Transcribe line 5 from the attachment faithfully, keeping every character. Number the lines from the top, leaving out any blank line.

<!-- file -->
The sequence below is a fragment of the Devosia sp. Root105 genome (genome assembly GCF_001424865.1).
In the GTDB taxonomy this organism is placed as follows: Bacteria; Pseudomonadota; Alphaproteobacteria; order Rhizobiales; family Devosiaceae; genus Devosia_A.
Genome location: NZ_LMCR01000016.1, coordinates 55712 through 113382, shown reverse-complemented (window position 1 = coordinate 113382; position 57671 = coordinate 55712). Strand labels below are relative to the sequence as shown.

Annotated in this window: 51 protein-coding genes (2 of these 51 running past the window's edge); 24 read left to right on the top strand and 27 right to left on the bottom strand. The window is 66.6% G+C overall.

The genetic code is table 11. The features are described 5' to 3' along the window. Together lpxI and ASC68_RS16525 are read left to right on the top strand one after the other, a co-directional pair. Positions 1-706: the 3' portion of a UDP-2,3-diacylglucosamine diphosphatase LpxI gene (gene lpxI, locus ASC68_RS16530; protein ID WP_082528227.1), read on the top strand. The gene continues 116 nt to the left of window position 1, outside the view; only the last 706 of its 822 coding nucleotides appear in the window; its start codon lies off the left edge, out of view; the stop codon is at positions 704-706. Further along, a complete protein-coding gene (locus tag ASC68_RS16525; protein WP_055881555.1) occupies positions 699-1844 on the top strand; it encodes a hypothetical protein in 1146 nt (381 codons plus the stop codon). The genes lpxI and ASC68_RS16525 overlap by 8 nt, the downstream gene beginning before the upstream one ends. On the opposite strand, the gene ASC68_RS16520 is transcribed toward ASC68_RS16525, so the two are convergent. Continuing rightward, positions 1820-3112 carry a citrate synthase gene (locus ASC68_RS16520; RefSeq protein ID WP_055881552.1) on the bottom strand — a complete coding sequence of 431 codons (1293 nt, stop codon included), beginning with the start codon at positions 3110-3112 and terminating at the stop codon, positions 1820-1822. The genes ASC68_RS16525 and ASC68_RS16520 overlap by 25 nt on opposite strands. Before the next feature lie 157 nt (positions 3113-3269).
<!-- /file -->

The genetic code is table 11. The features are described 5' to 3' along the window. Together lpxI and ASC68_RS16525 are read left to right on the top strand one after the other, a co-directional pair. Positions 1-706: the 3' portion of a UDP-2,3-diacylglucosamine diphosphatase LpxI gene (gene lpxI, locus ASC68_RS16530; protein ID WP_082528227.1), read on the top strand. The gene continues 116 nt to the left of window position 1, outside the view; only the last 706 of its 822 coding nucleotides appear in the window; its start codon lies off the left edge, out of view; the stop codon is at positions 704-706. Further along, a complete protein-coding gene (locus tag ASC68_RS16525; protein WP_055881555.1) occupies positions 699-1844 on the top strand; it encodes a hypothetical protein in 1146 nt (381 codons plus the stop codon). The genes lpxI and ASC68_RS16525 overlap by 8 nt, the downstream gene beginning before the upstream one ends. On the opposite strand, the gene ASC68_RS16520 is transcribed toward ASC68_RS16525, so the two are convergent. Continuing rightward, positions 1820-3112 carry a citrate synthase gene (locus ASC68_RS16520; RefSeq protein ID WP_055881552.1) on the bottom strand — a complete coding sequence of 431 codons (1293 nt, stop codon included), beginning with the start codon at positions 3110-3112 and terminating at the stop codon, positions 1820-1822. The genes ASC68_RS16525 and ASC68_RS16520 overlap by 25 nt on opposite strands. Before the next feature lie 157 nt (positions 3113-3269).